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back to the Alignment FAQ page

 

Adjusting Overhang With a Two-Point Protractor.

 

Above image: Top view showing the two points of alignment.

The object of the two point protractor is to achieve best possible alignment  at 'both' null points.   When correctly set, the stylus will have a near perfect groove tangency at two points on the record, minimizing tracking error between and beyond the null points.

The above image shows the two null points in relation to each other.  With the platter immobilized, the protractor will be rotated to check adjustment at each null point.  For an explanation of the adjustment procedure, see the illustration and text below.

Above pic: not to scale. This two point protractor comes with the HFNRR test record.  It is based upon the Baerwald calculations for minimum tracking error when using a pivoted tonearm.

 

Above image: Showing adjustments to be made. Can you see the slight mis-alignment to the zenith adjustment...?  Better fix that. 8-) 

Making the Adjustments

Overhang adjustment:

To adjust overhang, we must adjust the mounting length between the stylus and tonearm pivot. Typically, the  headshell will offer --fore and aft-- adjustment by way of mounting screw slots, as in a Rega tonearm, or perhaps a 'sled-in-a-slide-way', as used in the Thorens TP60 headshell.   To adjust mounting length, loosen the fasteners 'just enough' to allow the cartridge to be slid in either direction within the headshell until the stylus is centered over the null point. 

(Note: To adjust an SME tonearm for overhang, refer to the SME owners manual. The method is different.)

Zenith angle adjustment: 

To adjust Zenith angle, the cartridge body is rotated within the headshell until a parallel alignment exists between the cantilever and the grid lines on the protractor.  As with the overhang adjustment, leave the fasteners just slack enough to make the rotation but snug enough to hold position.

If the protractor is a mirrored surface, it will be possible to visually evaluate the parallel alignment between the cantilever and the grid.   However, if the protractor is paper, you may have to settle for aligning the cartridge body sides parallel to the grid since it will not be possible to get a visual fix between the grid and the cantilever.  Use good lighting.

Finishing:

Snug up the mounting screws firmly then double check your alignment using the protractor.  That is our overhang adjustment using a two point protractor.  Piece of cake.

 

Notes:

1) The object of the two point protractor is to achieve best possible alignment described above at 'both' null points.  This will involve some averaging of the zenith angle between the two points, but the stylus should find exact center over both null points.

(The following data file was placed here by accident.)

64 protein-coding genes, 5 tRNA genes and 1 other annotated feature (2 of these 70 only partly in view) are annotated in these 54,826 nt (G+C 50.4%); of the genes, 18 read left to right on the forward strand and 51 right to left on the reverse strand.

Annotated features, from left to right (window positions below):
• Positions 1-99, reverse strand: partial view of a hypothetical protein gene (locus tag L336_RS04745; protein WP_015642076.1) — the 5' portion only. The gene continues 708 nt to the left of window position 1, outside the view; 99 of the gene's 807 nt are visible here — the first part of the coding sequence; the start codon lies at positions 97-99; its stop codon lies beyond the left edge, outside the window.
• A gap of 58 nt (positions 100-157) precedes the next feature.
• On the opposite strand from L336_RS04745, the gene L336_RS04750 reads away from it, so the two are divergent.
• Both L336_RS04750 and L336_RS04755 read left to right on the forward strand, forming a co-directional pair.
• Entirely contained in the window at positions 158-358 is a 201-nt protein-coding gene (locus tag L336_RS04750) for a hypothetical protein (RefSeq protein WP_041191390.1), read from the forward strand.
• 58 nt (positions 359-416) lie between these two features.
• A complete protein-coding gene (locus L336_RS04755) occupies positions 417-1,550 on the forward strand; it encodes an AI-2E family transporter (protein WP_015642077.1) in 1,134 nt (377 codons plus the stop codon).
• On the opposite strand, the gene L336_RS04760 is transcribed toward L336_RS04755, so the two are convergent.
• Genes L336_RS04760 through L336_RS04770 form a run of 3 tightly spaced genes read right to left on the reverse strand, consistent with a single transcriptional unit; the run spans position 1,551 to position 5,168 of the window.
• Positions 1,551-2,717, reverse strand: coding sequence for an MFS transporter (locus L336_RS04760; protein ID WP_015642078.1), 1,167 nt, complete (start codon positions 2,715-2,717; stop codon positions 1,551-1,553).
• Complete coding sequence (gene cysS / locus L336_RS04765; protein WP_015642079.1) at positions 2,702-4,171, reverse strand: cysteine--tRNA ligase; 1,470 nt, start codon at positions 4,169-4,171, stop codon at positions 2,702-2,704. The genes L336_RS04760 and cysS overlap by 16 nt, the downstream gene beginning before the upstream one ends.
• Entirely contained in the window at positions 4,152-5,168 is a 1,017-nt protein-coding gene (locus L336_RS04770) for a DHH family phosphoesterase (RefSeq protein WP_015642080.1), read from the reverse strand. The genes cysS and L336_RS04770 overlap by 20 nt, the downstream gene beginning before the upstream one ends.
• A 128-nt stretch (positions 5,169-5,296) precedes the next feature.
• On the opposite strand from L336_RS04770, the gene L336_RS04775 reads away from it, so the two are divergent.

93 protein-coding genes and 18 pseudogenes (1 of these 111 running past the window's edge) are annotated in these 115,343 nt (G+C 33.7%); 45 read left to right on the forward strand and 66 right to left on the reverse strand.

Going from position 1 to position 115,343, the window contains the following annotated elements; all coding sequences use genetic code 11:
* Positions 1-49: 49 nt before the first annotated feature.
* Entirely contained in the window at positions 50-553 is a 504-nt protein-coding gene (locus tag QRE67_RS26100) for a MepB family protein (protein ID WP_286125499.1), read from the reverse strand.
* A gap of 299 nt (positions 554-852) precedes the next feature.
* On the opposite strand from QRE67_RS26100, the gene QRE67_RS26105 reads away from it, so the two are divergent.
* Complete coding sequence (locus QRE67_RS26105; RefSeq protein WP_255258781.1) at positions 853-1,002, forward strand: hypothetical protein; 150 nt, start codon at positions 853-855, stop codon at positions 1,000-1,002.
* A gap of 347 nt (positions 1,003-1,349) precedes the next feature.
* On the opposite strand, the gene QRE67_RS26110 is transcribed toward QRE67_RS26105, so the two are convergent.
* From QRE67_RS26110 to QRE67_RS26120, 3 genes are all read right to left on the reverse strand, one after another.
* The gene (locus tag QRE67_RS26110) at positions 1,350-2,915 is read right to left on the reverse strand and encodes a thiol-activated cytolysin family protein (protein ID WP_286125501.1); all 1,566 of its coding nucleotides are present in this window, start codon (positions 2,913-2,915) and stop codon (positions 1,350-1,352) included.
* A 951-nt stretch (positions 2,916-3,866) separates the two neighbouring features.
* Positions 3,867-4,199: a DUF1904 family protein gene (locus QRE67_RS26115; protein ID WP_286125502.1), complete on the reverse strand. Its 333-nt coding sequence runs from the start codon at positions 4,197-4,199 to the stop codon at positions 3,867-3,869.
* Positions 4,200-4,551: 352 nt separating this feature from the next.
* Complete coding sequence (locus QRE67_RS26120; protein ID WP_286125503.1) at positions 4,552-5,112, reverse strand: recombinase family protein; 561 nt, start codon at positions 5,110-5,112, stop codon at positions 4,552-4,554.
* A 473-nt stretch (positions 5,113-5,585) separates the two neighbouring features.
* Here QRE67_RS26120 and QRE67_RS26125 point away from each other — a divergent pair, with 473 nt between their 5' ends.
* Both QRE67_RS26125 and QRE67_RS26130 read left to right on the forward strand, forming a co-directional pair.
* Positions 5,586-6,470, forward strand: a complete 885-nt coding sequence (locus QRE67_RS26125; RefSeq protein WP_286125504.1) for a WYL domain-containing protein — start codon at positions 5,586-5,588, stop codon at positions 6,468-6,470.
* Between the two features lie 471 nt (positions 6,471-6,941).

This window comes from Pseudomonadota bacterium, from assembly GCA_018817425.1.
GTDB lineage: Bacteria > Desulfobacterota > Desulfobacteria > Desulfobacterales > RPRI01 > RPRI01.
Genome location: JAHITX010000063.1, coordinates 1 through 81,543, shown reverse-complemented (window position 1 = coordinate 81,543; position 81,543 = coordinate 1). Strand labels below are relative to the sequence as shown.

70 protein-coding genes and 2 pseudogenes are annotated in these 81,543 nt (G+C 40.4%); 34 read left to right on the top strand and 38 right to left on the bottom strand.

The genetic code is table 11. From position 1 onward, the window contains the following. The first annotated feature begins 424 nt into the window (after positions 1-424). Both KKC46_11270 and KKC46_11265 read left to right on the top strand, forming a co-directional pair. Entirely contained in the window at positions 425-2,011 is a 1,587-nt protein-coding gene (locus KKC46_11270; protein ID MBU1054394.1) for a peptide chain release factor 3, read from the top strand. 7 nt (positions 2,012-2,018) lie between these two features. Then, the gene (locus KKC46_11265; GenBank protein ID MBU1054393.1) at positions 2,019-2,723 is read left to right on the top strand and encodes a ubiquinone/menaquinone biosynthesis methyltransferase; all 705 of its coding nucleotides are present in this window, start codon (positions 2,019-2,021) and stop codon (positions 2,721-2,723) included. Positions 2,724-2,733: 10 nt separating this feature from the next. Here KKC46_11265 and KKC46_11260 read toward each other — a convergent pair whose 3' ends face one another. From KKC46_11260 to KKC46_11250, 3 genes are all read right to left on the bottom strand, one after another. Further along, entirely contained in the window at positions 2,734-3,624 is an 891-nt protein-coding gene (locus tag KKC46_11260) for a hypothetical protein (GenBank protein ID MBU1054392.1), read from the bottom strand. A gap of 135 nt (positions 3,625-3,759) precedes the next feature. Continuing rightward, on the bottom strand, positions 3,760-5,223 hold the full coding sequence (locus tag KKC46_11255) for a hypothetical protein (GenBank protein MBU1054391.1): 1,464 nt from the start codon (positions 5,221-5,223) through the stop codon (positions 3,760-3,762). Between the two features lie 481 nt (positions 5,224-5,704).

2) If it becomes apparent that the stylus will not align over both null points by the above method, I can think of two possible causes.  The first cause might be inadequate room in the slots.  In effect the cartridge can't be moved forward enough to reach the null point.  Typically this happens when using a Baerwald based protractor.  Baerwald alignments result in longer overhang values.  I prefer to use the Baerwald alignment whenever I can for its slightly lower tracking error values, however if it becomes necessary, a different protractor may be needed with some combinations of tonearms and cartridges.

The second cause might be an incorrect pivot-to-spindle mounting distance.  Typically this can happen when pivot-to-spindle distances are made adjustable at the arm board, or if a different tonearm has been incorrectly installed to the turntable.   I recommend that this very important mounting distance, pivot-to-spindle, is checked and compared to the tonearm manufactures specification.  A special gage is required.  For one example of a gage that measures 'pivot to spindle', link here.  Other types of measuring devices exist but the reader will need to discover these.

3) This page is designed to be a simple operational guide to the use of a 2-point protractor. It is not the purpose of this page to study or attempt to explain the difference between different alignment theories.  If the reader would like to wade deep into tonearm alignment theory,  this link is to a page that contains the formal papers by  Baerwald, Bauer, Lofgren and Stevenson.

For more tonearm alignment tutorials I like the FAQ page at the Audio Asylum.  Link here.

 

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